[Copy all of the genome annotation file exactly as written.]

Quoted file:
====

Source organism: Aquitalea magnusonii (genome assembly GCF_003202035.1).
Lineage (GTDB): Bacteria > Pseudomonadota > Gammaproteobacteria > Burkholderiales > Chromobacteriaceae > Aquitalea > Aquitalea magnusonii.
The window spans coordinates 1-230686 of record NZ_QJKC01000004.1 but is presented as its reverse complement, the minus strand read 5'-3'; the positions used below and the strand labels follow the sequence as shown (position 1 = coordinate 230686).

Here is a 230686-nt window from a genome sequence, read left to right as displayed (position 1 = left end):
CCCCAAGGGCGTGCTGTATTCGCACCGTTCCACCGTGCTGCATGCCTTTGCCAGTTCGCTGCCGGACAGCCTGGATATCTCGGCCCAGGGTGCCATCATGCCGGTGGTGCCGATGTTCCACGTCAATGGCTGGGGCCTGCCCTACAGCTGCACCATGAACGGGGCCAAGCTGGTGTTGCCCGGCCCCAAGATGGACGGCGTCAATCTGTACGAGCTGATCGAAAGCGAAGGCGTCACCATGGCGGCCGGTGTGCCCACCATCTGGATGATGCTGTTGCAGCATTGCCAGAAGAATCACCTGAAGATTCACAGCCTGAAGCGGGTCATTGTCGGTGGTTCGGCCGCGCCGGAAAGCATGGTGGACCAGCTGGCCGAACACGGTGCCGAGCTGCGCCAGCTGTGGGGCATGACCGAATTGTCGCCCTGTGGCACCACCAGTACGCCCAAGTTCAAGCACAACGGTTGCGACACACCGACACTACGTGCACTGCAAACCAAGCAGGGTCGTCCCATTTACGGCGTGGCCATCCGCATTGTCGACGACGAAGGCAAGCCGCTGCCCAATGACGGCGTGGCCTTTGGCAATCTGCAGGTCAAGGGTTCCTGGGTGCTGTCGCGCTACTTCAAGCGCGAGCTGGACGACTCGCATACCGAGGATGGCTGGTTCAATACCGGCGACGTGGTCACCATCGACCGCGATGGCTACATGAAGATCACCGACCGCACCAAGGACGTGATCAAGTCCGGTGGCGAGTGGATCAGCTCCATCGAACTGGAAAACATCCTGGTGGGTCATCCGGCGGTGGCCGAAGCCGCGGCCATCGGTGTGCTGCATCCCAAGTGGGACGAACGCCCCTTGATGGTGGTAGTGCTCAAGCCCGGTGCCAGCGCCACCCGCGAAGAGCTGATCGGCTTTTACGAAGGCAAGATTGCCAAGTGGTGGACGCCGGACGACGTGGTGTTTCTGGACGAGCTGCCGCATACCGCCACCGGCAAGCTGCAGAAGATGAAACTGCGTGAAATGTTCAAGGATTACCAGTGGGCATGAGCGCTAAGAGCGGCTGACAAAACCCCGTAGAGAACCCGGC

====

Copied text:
Source organism: Aquitalea magnusonii (genome assembly GCF_003202035.1).
Lineage (GTDB): Bacteria > Pseudomonadota > Gammaproteobacteria > Burkholderiales > Chromobacteriaceae > Aquitalea > Aquitalea magnusonii.
The window spans coordinates 1-230686 of record NZ_QJKC01000004.1 but is presented as its reverse complement, the minus strand read 5'-3'; the positions used below and the strand labels follow the sequence as shown (position 1 = coordinate 230686).

Here is a 230686-nt window from a genome sequence, read left to right as displayed (position 1 = left end):
CCCCAAGGGCGTGCTGTATTCGCACCGTTCCACCGTGCTGCATGCCTTTGCCAGTTCGCTGCCGGACAGCCTGGATATCTCGGCCCAGGGTGCCATCATGCCGGTGGTGCCGATGTTCCACGTCAATGGCTGGGGCCTGCCCTACAGCTGCACCATGAACGGGGCCAAGCTGGTGTTGCCCGGCCCCAAGATGGACGGCGTCAATCTGTACGAGCTGATCGAAAGCGAAGGCGTCACCATGGCGGCCGGTGTGCCCACCATCTGGATGATGCTGTTGCAGCATTGCCAGAAGAATCACCTGAAGATTCACAGCCTGAAGCGGGTCATTGTCGGTGGTTCGGCCGCGCCGGAAAGCATGGTGGACCAGCTGGCCGAACACGGTGCCGAGCTGCGCCAGCTGTGGGGCATGACCGAATTGTCGCCCTGTGGCACCACCAGTACGCCCAAGTTCAAGCACAACGGTTGCGACACACCGACACTACGTGCACTGCAAACCAAGCAGGGTCGTCCCATTTACGGCGTGGCCATCCGCATTGTCGACGACGAAGGCAAGCCGCTGCCCAATGACGGCGTGGCCTTTGGCAATCTGCAGGTCAAGGGTTCCTGGGTGCTGTCGCGCTACTTCAAGCGCGAGCTGGACGACTCGCATACCGAGGATGGCTGGTTCAATACCGGCGACGTGGTCACCATCGACCGCGATGGCTACATGAAGATCACCGACCGCACCAAGGACGTGATCAAGTCCGGTGGCGAGTGGATCAGCTCCATCGAACTGGAAAACATCCTGGTGGGTCATCCGGCGGTGGCCGAAGCCGCGGCCATCGGTGTGCTGCATCCCAAGTGGGACGAACGCCCCTTGATGGTGGTAGTGCTCAAGCCCGGTGCCAGCGCCACCCGCGAAGAGCTGATCGGCTTTTACGAAGGCAAGATTGCCAAGTGGTGGACGCCGGACGACGTGGTGTTTCTGGACGAGCTGCCGCATACCGCCACCGGCAAGCTGCAGAAGATGAAACTGCGTGAAATGTTCAAGGATTACCAGTGGGCATGAGCGCTAAGAGCGGCTGACAAAACCCCGTAGAGAACCCGGC